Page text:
• Udeme Clement writes•
Smuggling with motorcycle, popularly known as Okada, has been one of the major challenges facing security operatives at Nigeria’s border with Republic of Benin. The porous border with numerous entry and exit points as well as the volatile nature of the border communities make curbing this menace extremely difficult. Though smuggling adversely affects the nation’s economy, many members of Idiroko communities are not yielding to efforts by government to enlighten them on the challenge. This was evident in the case of an Okada smuggler around Idiroko border, who died as he sped away with bags of rice to escape security checks.
When Sunday Vanguard visited the border, about 4000 motorcycles were seen in the premises of Nigeria Customs Service (NCS), Ogun State Command. The motorcycles, confiscated while being used to smuggle items from Benin-Republic to Nigeria, occupied the whole compound from the gate to the main building. It wasobserved that some of the motorcycles were padded with extra iron carriers. The Customs Area Controller (CAC) of the Command, Comptroller Waindu Jilantikiri Multafu, told Sunday Vanguard that the motorcycles were seized by his officers from smugglers using them to carry rice at Idiroko border. He added that his team just intercepted additional 400 motorcycles, arrested some suspects, even as five smugglers were sentenced to jail after a successful prosecution by the NCS. “Somemotorcycles used in smuggling are modified with extra iron carriers and can carry up to seven bags of rice at once. Our investigations revealed that the riders often charge up to N1.000 per 50kg bag of rice and can go many times in a day. To them, this illicit business worth’s the risk because the money involved is enticing. We are also mapping out new strategies to tackle them, because smuggling constitutes serious sabotage to government’s effort in growing the economy”, he said. He went on, “Rice is the must smuggled item and Idiroko border is no exception. The different between Idiroko and other land borders in the country is the terrain. The roads are mostly like footpath, making it difficult for big vehicles to find their way into the border like motorcycles. But we are working tirelessly with intelligence driven technique to curb this menace. Our officers patrol the border day and night. That was why we made seizures of a large number of motorcycles you saw in the Command. We do not hesitate to arrest and prosecute suspects, in order to make them realise that smuggling is disservice to our nation.”
On how they make massive seizure of Okada and contraband items at such a difficult terrain, he said, “Our officers are the most equipped and we work as a team, even with our subordinates. When I took over the Command, I applied for operational equipment and the top management provided us with arms, ammunition, helmets, patrol vehicles and jungle boots among other work-tools. As such, we equally tackle Okada smugglers who go through the forest within the border. We also work in synergy with other security agencies. For instance, there areborder Police patrol team , Army as well as other forces, and we usually have patrol operations with them.”
Also, during Sunday Vanguard’s visit to the border, some operators of wooden and iron tricycles were seen crossing the border to Nigeria. A particular tricycle operator who gave his name as Mr. David was seen buying petrol at the Conoil filling station very close to the Immigration’s check point at the border. On what type of trade tricycle operators do at the border, the CAC said, “If you observe carefully, those people using tricycles are disabled, so they use tricycles as a means of movement. Because they are physically challenged, sometimes they attract sympathy, but that does not prevent us from checking them when they are crossing the border and taking firm action to protect our economy. You will also observe that some petrol stations are close to the border, but we do not have the power to decide where filling stations should be sited. Petrol scarcity is not common at Idiroko. So, if someone comes to buy fuel with a small keg at a filling station for domestic use, he is allowed, since such a person is not carrying a tanker. But we do not allow petrol tankers to cross the border. For instance, when pump price was N86, we stopped two tankers from crossing the border and made the owners to sell the product they were carrying at the official rate of N86 to the public. We are doing our best to protect our economy and this has shown in our revenue records in the first half of 2016. Our revenue target for the year is about N9.3billion, but in the first half of 2016, we realised over N4billion, that shows an increase of N600million, when compared to what was recorded in the same period last year. Aside from motorcycles, we made seizures of various contraband items within six months. We thank the current Comptroller General of Customs (CGC), Col. Hameed Ali (rtd) for equipping our Command adequately for the task.”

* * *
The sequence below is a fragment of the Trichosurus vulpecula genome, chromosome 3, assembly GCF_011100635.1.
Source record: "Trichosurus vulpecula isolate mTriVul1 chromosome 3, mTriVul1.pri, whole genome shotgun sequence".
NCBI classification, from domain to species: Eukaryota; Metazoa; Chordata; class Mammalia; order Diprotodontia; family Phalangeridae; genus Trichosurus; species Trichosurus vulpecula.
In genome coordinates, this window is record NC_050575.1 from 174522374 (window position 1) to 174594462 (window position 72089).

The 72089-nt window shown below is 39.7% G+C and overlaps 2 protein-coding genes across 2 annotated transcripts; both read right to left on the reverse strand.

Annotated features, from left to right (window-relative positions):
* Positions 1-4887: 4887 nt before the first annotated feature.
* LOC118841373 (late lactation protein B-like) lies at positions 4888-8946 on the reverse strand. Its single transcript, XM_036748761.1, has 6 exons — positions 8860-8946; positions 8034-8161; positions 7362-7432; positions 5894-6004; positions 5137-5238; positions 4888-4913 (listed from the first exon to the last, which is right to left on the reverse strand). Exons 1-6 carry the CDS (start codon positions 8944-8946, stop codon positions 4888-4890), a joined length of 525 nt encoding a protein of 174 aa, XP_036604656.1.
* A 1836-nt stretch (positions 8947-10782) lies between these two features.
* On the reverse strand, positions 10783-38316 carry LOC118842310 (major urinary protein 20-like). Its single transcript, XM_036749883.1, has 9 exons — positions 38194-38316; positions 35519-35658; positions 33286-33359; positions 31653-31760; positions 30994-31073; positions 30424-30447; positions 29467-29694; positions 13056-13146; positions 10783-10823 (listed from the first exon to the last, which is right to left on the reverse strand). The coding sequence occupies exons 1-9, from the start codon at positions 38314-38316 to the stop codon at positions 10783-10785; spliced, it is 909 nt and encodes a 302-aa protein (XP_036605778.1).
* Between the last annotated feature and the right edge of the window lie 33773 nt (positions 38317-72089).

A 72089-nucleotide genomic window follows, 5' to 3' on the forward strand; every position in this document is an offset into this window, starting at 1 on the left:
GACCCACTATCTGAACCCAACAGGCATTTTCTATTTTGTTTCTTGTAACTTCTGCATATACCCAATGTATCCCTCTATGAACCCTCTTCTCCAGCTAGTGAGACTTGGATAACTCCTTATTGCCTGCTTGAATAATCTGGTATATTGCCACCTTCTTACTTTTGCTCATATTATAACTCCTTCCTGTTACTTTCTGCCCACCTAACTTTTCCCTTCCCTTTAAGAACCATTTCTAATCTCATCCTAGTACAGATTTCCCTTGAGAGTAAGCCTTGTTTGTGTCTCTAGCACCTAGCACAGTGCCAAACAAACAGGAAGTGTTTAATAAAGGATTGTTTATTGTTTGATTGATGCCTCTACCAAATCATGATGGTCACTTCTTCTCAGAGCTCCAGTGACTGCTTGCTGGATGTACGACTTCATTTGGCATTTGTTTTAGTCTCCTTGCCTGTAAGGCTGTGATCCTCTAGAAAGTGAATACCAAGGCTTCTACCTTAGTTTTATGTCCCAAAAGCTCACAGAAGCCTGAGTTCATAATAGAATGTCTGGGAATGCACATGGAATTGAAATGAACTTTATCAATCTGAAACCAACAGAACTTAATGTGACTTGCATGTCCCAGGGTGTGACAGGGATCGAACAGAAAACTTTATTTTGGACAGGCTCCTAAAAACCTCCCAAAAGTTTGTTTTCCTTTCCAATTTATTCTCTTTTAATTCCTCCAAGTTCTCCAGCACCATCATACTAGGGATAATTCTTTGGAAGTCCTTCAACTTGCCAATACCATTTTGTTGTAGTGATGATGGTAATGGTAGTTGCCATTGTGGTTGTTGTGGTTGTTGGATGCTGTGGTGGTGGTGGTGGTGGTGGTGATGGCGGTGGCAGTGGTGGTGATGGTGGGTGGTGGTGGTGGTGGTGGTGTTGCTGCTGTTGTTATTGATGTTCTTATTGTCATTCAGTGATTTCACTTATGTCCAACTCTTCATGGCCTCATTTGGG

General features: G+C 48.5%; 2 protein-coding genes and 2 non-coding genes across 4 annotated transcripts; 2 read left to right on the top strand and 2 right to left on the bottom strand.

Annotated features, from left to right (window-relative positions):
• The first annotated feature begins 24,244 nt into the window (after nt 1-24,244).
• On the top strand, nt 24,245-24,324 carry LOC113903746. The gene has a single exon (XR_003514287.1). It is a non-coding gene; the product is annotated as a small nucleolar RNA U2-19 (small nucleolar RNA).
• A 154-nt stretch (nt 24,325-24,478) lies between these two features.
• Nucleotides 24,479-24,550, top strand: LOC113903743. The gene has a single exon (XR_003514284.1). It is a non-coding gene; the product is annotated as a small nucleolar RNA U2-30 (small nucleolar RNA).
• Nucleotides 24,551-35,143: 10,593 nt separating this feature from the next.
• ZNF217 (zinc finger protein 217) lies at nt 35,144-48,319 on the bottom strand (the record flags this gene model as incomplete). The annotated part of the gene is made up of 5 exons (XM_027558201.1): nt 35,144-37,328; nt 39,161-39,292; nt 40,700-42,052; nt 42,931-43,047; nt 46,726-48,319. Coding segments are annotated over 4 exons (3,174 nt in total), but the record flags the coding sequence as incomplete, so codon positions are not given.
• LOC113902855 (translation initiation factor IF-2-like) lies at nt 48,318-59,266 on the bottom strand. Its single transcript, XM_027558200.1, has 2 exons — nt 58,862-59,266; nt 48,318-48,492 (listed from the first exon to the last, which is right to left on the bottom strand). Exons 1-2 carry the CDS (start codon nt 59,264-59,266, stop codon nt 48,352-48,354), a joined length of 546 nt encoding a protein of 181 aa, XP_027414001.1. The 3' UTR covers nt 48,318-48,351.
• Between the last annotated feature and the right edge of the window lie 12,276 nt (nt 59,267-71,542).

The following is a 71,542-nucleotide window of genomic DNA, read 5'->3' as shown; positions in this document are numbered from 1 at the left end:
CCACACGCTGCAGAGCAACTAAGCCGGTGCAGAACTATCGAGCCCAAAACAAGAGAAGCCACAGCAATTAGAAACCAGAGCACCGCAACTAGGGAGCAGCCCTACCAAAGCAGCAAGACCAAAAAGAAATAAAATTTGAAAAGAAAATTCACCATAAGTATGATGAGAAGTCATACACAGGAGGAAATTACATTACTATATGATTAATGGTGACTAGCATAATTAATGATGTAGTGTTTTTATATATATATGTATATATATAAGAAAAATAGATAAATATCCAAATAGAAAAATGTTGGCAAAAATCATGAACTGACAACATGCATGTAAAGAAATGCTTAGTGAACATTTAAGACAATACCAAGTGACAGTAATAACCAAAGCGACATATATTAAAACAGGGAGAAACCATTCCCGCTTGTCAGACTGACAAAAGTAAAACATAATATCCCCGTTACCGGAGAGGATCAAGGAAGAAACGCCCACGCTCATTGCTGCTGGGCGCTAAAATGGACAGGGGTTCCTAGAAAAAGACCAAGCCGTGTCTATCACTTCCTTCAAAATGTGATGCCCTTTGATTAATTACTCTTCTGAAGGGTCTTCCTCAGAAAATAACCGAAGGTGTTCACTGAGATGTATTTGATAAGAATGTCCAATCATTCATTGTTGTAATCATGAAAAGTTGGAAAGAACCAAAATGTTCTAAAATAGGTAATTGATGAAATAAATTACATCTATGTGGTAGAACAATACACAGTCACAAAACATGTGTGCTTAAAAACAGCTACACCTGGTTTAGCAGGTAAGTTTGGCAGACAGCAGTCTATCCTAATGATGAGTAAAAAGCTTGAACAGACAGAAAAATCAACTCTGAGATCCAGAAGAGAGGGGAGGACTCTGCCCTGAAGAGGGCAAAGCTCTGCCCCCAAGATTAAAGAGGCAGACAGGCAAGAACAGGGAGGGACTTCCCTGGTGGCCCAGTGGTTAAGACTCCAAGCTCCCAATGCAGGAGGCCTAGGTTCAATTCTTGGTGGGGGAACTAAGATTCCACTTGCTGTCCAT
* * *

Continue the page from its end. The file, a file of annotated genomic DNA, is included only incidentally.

On efforts to enlighten the border communities about the dangers of smuggling to national development, he said, “Since I came here as the CAC, we have organised several meetings with the communities. We visited the Obas and leaders of the surrounding communities repeatedly, but the issue is that the people are very volatile and see smuggling as their major duty. Though the Command has not recorded any death since I came, some of our officers have been attacked and severely injured by smugglers. Some have been discharged while others are still in hospital for treatment.” Meanwhile, some Customs officers at Ilase check point, who spoke with Sunday Vanguard, described the current CAC as a competent officer and an experienced investigator who has done a lot of high profile investigations in the Service before being deployed to Idiroko, even as some said that he is fondly called ‘Bullet’ in the Command.